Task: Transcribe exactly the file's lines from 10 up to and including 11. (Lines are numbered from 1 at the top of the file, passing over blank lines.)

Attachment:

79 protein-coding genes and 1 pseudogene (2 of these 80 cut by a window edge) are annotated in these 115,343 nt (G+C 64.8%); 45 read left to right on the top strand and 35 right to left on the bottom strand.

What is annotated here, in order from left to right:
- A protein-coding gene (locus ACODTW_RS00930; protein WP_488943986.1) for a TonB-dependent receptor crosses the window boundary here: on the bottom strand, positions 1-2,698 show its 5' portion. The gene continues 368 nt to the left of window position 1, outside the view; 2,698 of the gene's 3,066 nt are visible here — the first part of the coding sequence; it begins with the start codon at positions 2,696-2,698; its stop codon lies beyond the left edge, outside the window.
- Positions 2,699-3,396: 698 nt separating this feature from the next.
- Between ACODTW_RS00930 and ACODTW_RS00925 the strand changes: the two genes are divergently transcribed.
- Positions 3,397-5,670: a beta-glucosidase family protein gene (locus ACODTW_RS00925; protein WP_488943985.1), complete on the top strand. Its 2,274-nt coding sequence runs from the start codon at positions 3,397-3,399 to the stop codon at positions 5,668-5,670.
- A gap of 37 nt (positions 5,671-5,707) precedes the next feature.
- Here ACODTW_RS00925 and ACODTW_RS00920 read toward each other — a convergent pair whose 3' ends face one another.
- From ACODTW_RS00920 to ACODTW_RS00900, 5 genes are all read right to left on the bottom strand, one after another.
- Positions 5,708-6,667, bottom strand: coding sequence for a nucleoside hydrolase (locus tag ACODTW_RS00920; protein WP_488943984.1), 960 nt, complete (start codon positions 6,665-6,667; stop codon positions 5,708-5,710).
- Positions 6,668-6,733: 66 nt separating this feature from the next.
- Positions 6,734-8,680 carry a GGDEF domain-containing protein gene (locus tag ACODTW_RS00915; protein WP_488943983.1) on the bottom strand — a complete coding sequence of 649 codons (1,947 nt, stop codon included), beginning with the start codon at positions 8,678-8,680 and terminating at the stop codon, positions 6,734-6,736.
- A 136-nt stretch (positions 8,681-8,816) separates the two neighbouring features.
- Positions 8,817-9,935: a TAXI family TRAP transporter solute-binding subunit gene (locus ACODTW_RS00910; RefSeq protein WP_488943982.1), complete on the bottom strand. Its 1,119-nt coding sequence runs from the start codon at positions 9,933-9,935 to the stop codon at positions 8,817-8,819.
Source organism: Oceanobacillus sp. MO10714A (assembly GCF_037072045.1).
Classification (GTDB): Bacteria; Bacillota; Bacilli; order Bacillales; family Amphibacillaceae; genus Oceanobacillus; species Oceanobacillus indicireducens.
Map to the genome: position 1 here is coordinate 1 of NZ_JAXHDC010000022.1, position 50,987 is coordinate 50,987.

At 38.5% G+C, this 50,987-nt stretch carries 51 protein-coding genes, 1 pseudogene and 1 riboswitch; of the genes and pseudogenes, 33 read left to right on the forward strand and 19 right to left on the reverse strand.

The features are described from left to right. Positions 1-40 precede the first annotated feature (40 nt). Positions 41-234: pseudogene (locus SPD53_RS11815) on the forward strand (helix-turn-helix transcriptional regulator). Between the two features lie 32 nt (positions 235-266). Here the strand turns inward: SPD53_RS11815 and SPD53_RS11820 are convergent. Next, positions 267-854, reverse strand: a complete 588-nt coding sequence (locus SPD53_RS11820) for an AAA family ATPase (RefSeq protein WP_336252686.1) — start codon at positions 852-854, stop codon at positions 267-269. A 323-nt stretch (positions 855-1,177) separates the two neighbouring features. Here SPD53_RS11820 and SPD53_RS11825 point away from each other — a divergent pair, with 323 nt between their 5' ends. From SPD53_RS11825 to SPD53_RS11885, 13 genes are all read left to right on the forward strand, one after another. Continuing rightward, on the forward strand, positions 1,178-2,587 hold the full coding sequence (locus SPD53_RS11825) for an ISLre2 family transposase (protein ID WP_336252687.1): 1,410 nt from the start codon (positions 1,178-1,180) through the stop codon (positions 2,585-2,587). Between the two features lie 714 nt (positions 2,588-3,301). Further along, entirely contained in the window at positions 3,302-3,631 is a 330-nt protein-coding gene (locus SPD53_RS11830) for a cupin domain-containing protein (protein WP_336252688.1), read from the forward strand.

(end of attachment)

- Positions 5,708-6,667, bottom strand: coding sequence for a nucleoside hydrolase (locus tag ACODTW_RS00920; protein WP_488943984.1), 960 nt, complete (start codon positions 6,665-6,667; stop codon positions 5,708-5,710).
- Positions 6,668-6,733: 66 nt separating this feature from the next.